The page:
Don’t think a petition is going to work? You could always join the folks playing on the Tencent-backed Chinese version of the game, which reportedly either isn’t sunsetting – or hasn’t been told yet.
When Epic Games admitted last week that Paragon’s playerbase just couldn’t seem to push past its core, many fans all but expected this announcement, and now it’s come.
“It’s with heavy hearts we’ve decided to close down Paragon. We truly appreciate everything you’ve put into Paragon. We received many passionate ideas for where to take the game; the outpouring of thoughtful suggestions is another testament to this incredible community. After careful consideration, and many difficult internal debates, we feel there isn’t a clear path for us to grow Paragon into a MOBA that retains enough players to be sustainable.”
Epic has taken the unusual step of offering refunds to all Paragon players for all purchases on every platform ever. The servers will close on April 26, 2018.
Now, I don’t like many games, but I understand the merits and positive qualities of even some of the oldest, most shop-worn MMORPGs. First-person shooters make me disoriented because of the camera placement, but that doesn’t make them bad. In fact, one of my favorite series of games, Bioshock, was all told in first-person, but that didn’t affect the quality of the game. (Of course, I had to play it in super-easy mode just so that I could get through it without getting sick, but that’s beside the point.)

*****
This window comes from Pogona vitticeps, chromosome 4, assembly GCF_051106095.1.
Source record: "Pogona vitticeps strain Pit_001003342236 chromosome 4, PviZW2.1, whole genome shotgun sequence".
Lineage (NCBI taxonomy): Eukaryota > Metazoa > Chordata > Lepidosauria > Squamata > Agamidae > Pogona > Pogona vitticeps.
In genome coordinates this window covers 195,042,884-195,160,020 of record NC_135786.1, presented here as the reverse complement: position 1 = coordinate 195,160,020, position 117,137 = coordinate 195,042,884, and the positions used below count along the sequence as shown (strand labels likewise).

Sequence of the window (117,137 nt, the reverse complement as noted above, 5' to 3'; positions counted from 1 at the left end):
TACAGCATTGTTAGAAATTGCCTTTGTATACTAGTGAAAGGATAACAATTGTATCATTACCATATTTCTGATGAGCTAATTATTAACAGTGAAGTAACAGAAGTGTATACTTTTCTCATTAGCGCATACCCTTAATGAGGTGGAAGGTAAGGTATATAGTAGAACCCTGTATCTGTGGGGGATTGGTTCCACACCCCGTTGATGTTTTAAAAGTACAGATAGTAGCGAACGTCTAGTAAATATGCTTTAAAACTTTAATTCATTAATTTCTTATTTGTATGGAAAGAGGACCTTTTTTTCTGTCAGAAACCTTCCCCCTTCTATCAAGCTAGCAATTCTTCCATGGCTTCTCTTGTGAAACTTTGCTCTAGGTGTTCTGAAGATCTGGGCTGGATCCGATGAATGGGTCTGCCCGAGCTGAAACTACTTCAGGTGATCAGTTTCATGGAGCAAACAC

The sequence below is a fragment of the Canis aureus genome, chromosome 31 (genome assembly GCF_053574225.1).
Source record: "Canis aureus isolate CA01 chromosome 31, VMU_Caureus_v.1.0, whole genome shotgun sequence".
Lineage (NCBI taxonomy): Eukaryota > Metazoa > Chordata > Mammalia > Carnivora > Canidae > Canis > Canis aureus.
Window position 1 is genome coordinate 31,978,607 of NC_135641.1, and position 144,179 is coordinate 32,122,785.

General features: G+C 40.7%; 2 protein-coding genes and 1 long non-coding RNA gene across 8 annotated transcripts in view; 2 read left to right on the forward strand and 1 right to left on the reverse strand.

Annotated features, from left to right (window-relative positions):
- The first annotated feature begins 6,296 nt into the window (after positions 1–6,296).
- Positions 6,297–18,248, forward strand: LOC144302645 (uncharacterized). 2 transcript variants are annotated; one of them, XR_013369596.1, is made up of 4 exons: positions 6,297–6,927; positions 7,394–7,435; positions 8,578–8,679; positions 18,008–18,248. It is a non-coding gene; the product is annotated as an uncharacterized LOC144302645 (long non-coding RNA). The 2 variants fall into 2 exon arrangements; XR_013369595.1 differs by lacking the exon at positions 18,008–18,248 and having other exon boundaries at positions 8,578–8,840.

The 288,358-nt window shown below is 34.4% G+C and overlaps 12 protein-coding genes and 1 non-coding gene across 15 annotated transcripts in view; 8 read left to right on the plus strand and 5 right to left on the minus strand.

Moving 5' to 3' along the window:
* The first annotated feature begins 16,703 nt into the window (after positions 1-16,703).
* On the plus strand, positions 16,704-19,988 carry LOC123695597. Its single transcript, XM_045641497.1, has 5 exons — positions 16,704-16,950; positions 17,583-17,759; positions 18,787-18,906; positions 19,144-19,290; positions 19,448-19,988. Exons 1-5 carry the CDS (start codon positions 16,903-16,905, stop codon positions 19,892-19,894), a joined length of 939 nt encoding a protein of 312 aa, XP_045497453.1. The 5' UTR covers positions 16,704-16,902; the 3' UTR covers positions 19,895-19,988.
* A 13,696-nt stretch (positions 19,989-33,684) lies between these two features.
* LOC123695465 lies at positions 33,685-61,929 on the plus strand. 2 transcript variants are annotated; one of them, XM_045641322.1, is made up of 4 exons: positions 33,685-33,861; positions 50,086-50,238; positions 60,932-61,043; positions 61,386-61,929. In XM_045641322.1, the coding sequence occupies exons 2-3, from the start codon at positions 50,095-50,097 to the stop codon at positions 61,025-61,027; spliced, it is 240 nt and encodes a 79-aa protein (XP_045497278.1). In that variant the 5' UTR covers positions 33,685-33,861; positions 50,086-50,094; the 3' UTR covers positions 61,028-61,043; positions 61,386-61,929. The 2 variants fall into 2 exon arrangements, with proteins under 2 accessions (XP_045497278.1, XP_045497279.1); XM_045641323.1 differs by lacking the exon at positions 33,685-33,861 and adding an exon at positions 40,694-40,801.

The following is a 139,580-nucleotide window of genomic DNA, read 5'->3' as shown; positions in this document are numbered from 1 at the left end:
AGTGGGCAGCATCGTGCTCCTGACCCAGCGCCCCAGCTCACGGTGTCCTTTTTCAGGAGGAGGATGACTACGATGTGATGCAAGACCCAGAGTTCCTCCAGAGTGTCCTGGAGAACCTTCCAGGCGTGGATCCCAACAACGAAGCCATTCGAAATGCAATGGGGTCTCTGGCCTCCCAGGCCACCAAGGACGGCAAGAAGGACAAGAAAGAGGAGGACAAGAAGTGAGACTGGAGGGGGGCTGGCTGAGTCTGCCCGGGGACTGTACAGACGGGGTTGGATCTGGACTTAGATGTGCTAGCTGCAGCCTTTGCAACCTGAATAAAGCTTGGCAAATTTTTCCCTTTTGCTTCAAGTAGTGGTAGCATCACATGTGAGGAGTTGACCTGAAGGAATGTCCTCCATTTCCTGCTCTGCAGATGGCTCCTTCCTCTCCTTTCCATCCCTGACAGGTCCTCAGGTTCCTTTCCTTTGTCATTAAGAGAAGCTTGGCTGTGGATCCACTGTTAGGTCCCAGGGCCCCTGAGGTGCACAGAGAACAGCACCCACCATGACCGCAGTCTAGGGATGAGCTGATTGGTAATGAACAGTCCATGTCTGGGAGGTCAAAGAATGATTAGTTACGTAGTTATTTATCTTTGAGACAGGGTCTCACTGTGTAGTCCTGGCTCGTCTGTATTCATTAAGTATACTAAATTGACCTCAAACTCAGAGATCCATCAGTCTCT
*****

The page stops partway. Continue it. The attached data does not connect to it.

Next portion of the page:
So in that vein, I would like to present my argument for why I believe the rumormongers are wrong about SWTOR.
Over the weekend, we added a new entry to our “whatever happened to X” series with a quick note about Fragmented, the survival sandbox that Above & Beyond put together in its attempt to raise enough funds to save The Repopulation. While we quoted the formal statement that A&B wasn’t abandoning updates for the game at launch, an awesome tipster dug up a forum thread from just last week where the devs effectively admit defeat.
“The game hasn’t been abandoned but it is more or less in maintenance and bug fix mode only at this point,” A&B’s J.C. Smith says in response to players asking whether it’s worth $3 from the latest sale. “It just doesn’t bring in enough revenue for anyone to support it full time at this point. Josh are I still around to fix emergency issues and issue the occasional bug patch but the team has moved on to other projects at this point and we don’t foresee any major additions to the game in the future. Future patches will likely be similar to the last couple patches, focusing on streamlining and bug fixes.”
Just one more casualty of The Repopulation’s sad story.